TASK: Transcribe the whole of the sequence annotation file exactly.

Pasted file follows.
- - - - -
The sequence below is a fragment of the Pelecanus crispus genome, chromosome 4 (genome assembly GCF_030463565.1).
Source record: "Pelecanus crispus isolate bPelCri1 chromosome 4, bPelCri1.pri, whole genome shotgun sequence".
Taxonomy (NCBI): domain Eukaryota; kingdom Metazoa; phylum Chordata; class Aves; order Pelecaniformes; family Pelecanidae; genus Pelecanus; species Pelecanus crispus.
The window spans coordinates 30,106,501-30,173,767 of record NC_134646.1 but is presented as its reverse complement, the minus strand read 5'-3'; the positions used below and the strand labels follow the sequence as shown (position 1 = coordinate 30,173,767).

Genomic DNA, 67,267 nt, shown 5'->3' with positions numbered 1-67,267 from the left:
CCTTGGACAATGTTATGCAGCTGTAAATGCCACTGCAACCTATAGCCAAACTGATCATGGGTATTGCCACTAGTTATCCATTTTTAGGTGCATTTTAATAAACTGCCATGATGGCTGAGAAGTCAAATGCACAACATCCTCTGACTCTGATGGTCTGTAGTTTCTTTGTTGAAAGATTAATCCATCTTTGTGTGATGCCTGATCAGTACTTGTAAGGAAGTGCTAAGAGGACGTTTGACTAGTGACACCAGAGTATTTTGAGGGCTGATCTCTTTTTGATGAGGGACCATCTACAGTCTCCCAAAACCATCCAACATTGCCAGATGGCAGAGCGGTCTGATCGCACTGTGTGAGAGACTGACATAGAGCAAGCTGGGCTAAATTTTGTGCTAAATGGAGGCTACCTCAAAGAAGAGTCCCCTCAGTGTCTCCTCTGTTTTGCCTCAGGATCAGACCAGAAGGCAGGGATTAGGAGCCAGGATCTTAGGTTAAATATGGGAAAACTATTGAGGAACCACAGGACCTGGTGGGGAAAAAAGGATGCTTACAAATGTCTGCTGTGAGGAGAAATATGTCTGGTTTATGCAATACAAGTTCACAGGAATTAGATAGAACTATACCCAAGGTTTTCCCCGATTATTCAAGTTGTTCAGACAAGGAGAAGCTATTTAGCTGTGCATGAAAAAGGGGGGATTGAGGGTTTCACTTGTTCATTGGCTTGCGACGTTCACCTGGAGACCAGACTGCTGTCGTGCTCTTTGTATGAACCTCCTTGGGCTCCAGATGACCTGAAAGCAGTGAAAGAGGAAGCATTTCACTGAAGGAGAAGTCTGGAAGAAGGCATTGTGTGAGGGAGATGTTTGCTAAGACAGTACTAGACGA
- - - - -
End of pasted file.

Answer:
The sequence below is a fragment of the Pelecanus crispus genome, chromosome 4 (genome assembly GCF_030463565.1).
Source record: "Pelecanus crispus isolate bPelCri1 chromosome 4, bPelCri1.pri, whole genome shotgun sequence".
Taxonomy (NCBI): domain Eukaryota; kingdom Metazoa; phylum Chordata; class Aves; order Pelecaniformes; family Pelecanidae; genus Pelecanus; species Pelecanus crispus.
The window spans coordinates 30,106,501-30,173,767 of record NC_134646.1 but is presented as its reverse complement, the minus strand read 5'-3'; the positions used below and the strand labels follow the sequence as shown (position 1 = coordinate 30,173,767).

Genomic DNA, 67,267 nt, shown 5'->3' with positions numbered 1-67,267 from the left:
CCTTGGACAATGTTATGCAGCTGTAAATGCCACTGCAACCTATAGCCAAACTGATCATGGGTATTGCCACTAGTTATCCATTTTTAGGTGCATTTTAATAAACTGCCATGATGGCTGAGAAGTCAAATGCACAACATCCTCTGACTCTGATGGTCTGTAGTTTCTTTGTTGAAAGATTAATCCATCTTTGTGTGATGCCTGATCAGTACTTGTAAGGAAGTGCTAAGAGGACGTTTGACTAGTGACACCAGAGTATTTTGAGGGCTGATCTCTTTTTGATGAGGGACCATCTACAGTCTCCCAAAACCATCCAACATTGCCAGATGGCAGAGCGGTCTGATCGCACTGTGTGAGAGACTGACATAGAGCAAGCTGGGCTAAATTTTGTGCTAAATGGAGGCTACCTCAAAGAAGAGTCCCCTCAGTGTCTCCTCTGTTTTGCCTCAGGATCAGACCAGAAGGCAGGGATTAGGAGCCAGGATCTTAGGTTAAATATGGGAAAACTATTGAGGAACCACAGGACCTGGTGGGGAAAAAAGGATGCTTACAAATGTCTGCTGTGAGGAGAAATATGTCTGGTTTATGCAATACAAGTTCACAGGAATTAGATAGAACTATACCCAAGGTTTTCCCCGATTATTCAAGTTGTTCAGACAAGGAGAAGCTATTTAGCTGTGCATGAAAAAGGGGGGATTGAGGGTTTCACTTGTTCATTGGCTTGCGACGTTCACCTGGAGACCAGACTGCTGTCGTGCTCTTTGTATGAACCTCCTTGGGCTCCAGATGACCTGAAAGCAGTGAAAGAGGAAGCATTTCACTGAAGGAGAAGTCTGGAAGAAGGCATTGTGTGAGGGAGATGTTTGCTAAGACAGTACTAGACGA